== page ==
Cataract Symptoms & Signs
A cataract starts out small, and at first, has little effect on your vision. You may notice that your vision is blurred a little, like looking through a cloudy piece of glass. A cataract may make light from the sun or a lamp seem too bright or glaring. Or you may notice when you’re driving at night that the oncoming headlights cause more glare than before. Colors may not appear as bright as they once did. The type of cataract you have will affect exactly which symptoms you experience and how soon they will occur. When a nuclear cataract first develops, it can bring about a temporary improvement in your near vision, called “second sight.” Unfortunately, the improved vision is short-lived and will disappear as the cataract worsens. Meanwhile, a sub-capsular cataract may not produce any symptoms until it’s well-developed. When symptoms begin to appear, you may be able to improve your vision for a while using new glasses, strong bifocals, magnification, appropriate lighting, or other visual aids.
How do we treat it?
Many people consider poor vision an inevitable fact of aging, but cataract surgery is a simple, relatively painless procedure to regain vision. Modern cataract surgery is very successful in restoring vision. In fact, it is the most frequently performed surgery in the United States, with over 1.5 million cataract surgeries performed each year. Nine out of 10 people who have cataract surgery regain very good vision, somewhere between 20/20 and 20/40.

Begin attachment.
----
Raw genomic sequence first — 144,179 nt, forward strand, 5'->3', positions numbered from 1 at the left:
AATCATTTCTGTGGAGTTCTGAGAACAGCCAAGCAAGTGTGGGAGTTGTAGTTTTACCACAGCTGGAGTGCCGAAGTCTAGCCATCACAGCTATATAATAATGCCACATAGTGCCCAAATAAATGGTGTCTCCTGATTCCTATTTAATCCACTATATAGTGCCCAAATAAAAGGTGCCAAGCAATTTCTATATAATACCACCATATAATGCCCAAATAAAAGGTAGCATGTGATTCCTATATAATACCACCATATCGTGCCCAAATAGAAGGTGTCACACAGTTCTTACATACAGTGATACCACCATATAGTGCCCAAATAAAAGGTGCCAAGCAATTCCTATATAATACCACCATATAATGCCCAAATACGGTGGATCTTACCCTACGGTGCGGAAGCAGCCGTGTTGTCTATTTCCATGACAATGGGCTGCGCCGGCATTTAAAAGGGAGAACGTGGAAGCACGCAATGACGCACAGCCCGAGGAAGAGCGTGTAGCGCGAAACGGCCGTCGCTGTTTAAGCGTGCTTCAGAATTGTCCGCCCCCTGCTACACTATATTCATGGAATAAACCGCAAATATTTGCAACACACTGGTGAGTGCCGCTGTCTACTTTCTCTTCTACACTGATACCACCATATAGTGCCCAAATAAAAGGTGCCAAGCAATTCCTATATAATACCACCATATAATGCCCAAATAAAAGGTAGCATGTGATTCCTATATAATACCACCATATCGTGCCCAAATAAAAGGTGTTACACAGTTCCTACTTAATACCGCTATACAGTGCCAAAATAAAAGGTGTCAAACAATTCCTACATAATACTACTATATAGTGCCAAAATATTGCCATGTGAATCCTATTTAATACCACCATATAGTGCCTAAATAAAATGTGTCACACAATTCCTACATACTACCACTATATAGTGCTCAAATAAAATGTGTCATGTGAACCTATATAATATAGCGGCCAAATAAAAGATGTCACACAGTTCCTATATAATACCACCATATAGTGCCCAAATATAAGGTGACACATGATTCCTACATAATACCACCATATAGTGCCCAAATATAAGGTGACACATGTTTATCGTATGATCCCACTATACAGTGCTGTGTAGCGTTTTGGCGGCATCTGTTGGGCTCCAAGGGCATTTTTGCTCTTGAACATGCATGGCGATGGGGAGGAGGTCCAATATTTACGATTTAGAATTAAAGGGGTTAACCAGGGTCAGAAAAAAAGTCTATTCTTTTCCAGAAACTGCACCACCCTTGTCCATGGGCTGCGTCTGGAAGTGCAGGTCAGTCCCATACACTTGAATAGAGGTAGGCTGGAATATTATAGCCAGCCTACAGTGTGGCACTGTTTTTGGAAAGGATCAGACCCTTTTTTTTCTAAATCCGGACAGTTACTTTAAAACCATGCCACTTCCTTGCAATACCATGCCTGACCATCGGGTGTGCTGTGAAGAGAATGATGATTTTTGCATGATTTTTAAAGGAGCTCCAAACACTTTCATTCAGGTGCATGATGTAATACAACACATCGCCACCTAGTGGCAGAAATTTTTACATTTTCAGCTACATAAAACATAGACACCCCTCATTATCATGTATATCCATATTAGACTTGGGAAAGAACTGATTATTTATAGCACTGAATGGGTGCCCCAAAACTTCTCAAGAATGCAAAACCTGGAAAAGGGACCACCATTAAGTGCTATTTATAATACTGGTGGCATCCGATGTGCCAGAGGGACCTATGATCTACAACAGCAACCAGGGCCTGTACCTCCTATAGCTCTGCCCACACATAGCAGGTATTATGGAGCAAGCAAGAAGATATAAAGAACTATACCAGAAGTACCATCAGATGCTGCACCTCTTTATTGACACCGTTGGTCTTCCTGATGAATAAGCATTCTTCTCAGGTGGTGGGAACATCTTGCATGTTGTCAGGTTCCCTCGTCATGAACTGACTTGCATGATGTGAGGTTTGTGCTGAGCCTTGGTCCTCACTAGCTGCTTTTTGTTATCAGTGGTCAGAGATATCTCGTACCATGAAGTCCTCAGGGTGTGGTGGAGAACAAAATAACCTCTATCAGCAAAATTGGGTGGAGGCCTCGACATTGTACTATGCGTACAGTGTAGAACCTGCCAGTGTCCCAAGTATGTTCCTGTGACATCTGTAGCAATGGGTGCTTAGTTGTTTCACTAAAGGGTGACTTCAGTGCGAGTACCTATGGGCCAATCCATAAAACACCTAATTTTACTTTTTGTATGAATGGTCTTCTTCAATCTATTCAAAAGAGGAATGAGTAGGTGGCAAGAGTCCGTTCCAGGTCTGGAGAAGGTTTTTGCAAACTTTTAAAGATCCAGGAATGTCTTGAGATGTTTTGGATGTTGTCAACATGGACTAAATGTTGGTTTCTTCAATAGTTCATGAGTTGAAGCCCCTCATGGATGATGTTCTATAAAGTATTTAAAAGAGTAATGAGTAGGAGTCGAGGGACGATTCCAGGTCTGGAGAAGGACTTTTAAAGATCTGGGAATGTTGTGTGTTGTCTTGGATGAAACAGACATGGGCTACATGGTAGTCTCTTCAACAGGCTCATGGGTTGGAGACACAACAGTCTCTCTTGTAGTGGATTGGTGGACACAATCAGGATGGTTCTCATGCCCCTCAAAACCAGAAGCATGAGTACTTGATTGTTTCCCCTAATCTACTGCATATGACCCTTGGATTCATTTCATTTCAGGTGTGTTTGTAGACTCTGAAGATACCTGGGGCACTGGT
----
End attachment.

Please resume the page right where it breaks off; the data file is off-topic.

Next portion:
We recommend cataract surgery once your cataracts have progressed enough to impair your vision and affect your daily life. During surgery, the surgeon will remove your clouded lens, and replace it with a clear, synthetic intraocular lens (IOL). New IOL’s are being developed all the time to make the surgery less complicated for surgeons and the lenses more helpful to patients. Currently, there are many options for which type of lens can be implanted including the new multi-focal lenses that help reduce the dependency on reading glasses after surgery. This surgery is typically an outpatient procedure and you can go home the same day. You may be required to use eye drops for the first few weeks after surgery and you will most likely need a new pair of glasses a few weeks after the eye has completely healed.
Some eye care practitioners believe that a diet high in certain antioxidants, such as beta-carotene, selenium, and vitamins C and E, may forestall cataract development. Other ways you can help reduce your risk is to wear quality sunglasses that block all forms of UV, stop smoking, and maintain good general health. Ask your eye care provider at your annual health and vision exam about other options.